The opening scene in “Thor: The Dark World” is very revealing, but not in the ways that the filmmakers intended. It tells an exposition-laden tale of a battle fought ages ago between Asgardians (Thor’s people) and the dark elves, who planned to use this mystical force called the Aether (pronounced ‘ether’) to distinguish all light. The scene is meant to shed some light on a plot that they must have deemed too difficult to follow, only it’s not. It’s a straightforward revenge story, and the audience would have figured out the rest in time. That they insisted on spoon feeding the audience shows a lack of confidence, and while “Thor: The Dark World” is not as consistent as its predecessor, the film has some truly great moments, including a spectacular climax. To see them acting so desperate is both unbecoming and unnecessary.
Thor (Chris Hemsworth) and his band of merry marauders spend their days hopping from world to world as a peacekeeping force, while Thor’s stepbrother Loki (Tom Hiddleston) is thrown in jail for the crimes he committed in “The Avengers.” Back on Earth, genius astrophysicist Jane Foster (Natalie Portman) is still trying to get back to living a normal life, when her gear starts picking up some strange readings that lead her to an abandoned warehouse which houses a portal to the location of the Aether, which the Asgardians had hoped would never be found. Jane’s awakening of the Aether awakens Malekith (Christopher Eccelston), the dark elf whose efforts were thwarted in that ages-ago battle, and with the convergence of the nine worlds about to take place, Malekith plans on finishing what he started all those years ago.
That’s a mouthful, but it’s really not that complicated. Elf has magic power, elf loses magic power, mortal girl discovers magic power, mortal girl’s god-like boyfriend must recruit his treacherous brother in order to save the universe. Boom, done. So why do they spend so much time explaining the story? It’s a mystery, one made all the more confusing when director Alan Taylor (“Game of Thrones”) stages a devastating annihilation sequence without a word. At least one of the powers that be responsible for this film knew the power of brevity. Had they applied this adage across the board, this would be a completely different, and much better, movie.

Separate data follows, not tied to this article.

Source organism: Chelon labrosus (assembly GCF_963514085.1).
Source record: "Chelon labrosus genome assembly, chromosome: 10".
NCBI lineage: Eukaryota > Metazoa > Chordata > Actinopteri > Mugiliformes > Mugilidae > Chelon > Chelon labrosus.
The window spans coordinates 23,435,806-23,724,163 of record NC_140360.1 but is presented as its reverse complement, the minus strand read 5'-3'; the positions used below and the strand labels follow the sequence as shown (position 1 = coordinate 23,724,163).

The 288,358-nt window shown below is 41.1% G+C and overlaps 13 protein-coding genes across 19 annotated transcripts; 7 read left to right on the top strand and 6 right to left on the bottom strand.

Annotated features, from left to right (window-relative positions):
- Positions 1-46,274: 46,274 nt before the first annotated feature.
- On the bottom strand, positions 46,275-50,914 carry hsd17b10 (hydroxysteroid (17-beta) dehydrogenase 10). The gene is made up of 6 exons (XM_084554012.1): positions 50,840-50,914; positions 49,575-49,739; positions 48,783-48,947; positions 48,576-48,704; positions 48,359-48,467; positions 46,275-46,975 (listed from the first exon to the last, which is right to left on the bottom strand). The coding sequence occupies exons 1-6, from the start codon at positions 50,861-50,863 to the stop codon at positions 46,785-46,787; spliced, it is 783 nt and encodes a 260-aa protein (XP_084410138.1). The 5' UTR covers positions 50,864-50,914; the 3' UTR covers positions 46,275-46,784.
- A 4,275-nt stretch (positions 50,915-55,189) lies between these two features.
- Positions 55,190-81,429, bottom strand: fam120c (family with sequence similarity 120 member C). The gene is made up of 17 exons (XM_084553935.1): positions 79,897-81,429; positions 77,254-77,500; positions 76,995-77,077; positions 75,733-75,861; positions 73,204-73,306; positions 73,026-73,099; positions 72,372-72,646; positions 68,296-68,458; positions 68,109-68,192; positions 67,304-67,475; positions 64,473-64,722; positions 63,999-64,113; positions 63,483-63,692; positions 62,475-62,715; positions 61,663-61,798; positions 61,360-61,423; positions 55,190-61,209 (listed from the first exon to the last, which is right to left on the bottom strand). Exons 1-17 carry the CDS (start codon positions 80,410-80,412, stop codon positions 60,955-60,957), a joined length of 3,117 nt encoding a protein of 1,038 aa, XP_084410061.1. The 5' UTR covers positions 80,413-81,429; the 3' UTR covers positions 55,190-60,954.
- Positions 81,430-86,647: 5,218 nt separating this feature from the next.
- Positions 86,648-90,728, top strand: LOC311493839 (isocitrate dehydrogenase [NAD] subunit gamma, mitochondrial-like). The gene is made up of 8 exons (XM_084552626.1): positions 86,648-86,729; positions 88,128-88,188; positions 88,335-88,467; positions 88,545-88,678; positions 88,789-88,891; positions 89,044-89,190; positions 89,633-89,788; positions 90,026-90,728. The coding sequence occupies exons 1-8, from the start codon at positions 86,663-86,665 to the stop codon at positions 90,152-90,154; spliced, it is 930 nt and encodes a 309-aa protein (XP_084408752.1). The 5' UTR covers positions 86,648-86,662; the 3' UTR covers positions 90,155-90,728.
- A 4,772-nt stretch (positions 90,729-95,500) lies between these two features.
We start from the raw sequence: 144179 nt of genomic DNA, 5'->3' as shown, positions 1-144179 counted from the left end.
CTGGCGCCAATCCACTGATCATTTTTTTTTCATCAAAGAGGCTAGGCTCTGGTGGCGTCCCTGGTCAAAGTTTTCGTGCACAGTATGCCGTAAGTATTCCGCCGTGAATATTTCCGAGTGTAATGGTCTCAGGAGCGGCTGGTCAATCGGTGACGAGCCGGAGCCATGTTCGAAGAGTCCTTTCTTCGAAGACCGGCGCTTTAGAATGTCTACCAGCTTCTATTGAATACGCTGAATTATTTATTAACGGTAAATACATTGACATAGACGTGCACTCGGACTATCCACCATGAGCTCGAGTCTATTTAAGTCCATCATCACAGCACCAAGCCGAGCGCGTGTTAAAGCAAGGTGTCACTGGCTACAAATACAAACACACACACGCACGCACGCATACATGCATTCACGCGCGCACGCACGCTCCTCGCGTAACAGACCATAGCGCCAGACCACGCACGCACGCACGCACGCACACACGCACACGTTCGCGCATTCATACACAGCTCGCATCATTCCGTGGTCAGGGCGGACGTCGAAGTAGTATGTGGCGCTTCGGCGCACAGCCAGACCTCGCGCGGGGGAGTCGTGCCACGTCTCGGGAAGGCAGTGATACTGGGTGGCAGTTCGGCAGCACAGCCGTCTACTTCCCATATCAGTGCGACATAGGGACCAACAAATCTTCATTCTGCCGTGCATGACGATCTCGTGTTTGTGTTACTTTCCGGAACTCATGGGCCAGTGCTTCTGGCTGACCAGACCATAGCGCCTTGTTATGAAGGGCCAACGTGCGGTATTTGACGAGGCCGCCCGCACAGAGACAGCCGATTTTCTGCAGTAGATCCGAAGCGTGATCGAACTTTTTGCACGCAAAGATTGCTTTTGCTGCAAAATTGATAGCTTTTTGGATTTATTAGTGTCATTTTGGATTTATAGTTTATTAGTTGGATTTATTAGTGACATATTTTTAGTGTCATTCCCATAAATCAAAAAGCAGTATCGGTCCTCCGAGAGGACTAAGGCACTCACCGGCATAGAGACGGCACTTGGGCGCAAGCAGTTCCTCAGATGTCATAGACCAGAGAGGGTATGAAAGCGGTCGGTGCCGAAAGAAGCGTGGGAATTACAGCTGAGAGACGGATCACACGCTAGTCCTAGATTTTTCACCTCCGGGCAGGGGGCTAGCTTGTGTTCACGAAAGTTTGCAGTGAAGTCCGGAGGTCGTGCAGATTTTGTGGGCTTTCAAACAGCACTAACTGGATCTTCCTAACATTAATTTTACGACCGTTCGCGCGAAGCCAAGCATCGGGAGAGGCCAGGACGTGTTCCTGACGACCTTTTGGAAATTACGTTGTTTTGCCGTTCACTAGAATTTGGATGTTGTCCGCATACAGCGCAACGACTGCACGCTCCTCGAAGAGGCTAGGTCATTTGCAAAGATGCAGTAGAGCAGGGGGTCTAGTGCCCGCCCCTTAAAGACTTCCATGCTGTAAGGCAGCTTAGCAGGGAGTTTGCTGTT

Of course, they didn’t, and while they absolutely stick the landing in the third act (to say more would spoil the fun), getting to it is a bit of a chore. There are moments of levity along the way; the bit where they’re experimenting with the portal is a hoot, the scene where Loki shows off his illusionary prowess is priceless, and the aforementioned attack on Asgard is impressive. It’s a tough story to get emotionally invested in, though. The underlying themes are essentially ‘history is written by the winners,’ and ‘better the devil you know.’ Sure, it serves to feed Thor’s philosophical dilemma between being a warrior or a peacenik, but it’s tempting to watch it all and think, “That’s his problem, not mine.”
The two Marvel movies released this year, “Thor: The Dark World” and “Iron Man 3,” both showed signs that the collective pressure of keeping the Marvel flag flying high was taking its toll on the individual series. This makes sense, considering that they have taken the approach that each writer is responsible only for his movie, and that it’s up to the writers of the other series to write their way out of whatever issues their predecessors left for them. To be fair, this is the only way to go, otherwise you’re putting the Marvel brand as a whole ahead of each individual story, and that is never a good idea. The drawback is that after a while, you leave your successors with fewer and fewer options, and we’re seeing the effects of that now.